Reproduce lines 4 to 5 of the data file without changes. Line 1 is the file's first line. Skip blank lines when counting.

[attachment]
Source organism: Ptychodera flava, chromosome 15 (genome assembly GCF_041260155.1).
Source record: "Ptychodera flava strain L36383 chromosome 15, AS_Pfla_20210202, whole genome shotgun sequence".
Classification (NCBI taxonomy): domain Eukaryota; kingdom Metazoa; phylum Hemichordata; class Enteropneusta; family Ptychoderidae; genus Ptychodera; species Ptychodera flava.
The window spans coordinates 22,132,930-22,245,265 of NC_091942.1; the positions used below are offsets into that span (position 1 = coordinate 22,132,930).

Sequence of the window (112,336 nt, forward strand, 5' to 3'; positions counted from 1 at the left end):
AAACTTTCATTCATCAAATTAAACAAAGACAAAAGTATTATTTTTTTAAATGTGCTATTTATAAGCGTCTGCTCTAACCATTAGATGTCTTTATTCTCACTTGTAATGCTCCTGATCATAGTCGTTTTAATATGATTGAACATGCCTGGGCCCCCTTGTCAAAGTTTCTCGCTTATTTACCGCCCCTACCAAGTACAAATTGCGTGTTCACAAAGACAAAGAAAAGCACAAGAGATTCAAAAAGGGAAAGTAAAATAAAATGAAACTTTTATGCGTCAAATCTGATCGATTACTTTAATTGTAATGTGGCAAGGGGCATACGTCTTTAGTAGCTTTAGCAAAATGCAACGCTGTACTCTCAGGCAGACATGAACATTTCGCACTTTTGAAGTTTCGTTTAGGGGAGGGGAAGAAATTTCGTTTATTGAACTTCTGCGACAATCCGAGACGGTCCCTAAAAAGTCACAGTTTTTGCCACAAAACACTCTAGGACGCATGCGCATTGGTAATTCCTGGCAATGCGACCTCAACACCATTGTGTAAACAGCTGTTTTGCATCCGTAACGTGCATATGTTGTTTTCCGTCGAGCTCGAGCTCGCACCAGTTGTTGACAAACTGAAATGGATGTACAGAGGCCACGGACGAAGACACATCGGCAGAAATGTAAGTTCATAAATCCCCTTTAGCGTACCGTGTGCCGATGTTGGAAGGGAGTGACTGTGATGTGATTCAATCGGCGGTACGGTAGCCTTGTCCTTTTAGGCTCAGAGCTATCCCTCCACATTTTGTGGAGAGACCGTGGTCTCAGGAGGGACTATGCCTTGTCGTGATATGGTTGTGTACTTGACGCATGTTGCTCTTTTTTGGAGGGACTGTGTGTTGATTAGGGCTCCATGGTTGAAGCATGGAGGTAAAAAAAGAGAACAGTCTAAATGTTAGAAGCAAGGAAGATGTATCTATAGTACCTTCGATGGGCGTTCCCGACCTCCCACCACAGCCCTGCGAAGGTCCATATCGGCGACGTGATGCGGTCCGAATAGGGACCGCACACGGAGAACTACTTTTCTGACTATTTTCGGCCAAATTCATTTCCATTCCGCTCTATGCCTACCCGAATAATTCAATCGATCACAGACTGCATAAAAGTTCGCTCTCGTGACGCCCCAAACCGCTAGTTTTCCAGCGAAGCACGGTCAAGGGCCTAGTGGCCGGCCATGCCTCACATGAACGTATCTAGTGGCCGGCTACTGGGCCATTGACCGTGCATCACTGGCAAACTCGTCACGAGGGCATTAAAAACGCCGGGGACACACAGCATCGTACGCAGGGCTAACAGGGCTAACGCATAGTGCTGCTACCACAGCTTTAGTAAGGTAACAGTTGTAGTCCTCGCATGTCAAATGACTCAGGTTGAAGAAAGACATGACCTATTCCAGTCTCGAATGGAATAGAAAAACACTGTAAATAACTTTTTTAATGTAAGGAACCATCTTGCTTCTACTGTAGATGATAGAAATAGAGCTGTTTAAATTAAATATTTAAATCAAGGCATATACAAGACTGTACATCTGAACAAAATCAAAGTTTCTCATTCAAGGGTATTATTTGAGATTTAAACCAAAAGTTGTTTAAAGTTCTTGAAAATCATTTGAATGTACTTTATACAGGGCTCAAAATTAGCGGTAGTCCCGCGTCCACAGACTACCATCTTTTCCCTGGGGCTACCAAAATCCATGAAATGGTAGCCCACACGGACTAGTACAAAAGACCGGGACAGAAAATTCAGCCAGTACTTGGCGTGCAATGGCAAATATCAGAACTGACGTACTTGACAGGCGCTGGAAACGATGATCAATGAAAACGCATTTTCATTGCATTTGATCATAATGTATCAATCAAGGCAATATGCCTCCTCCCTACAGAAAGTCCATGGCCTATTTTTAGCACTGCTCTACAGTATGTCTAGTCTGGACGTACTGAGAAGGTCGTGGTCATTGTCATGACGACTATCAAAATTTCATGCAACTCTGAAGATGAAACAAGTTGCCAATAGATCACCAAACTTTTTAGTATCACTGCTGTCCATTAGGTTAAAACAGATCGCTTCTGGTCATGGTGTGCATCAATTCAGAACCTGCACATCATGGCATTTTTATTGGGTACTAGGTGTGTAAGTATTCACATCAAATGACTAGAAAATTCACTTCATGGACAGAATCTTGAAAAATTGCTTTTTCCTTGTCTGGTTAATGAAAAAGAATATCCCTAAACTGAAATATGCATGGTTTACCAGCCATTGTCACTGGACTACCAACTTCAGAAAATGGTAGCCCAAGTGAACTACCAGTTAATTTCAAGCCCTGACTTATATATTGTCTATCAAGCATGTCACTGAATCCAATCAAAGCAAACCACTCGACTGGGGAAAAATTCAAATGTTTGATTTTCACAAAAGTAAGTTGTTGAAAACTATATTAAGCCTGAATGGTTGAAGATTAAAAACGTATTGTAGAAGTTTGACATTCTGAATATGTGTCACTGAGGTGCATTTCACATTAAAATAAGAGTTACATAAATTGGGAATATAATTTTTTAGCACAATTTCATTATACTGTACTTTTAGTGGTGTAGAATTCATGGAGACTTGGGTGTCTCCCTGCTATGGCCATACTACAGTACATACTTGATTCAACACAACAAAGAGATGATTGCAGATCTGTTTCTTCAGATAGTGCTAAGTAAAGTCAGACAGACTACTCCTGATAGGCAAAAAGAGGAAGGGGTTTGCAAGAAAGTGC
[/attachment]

The window spans coordinates 22,132,930-22,245,265 of NC_091942.1; the positions used below are offsets into that span (position 1 = coordinate 22,132,930).

Sequence of the window (112,336 nt, forward strand, 5' to 3'; positions counted from 1 at the left end):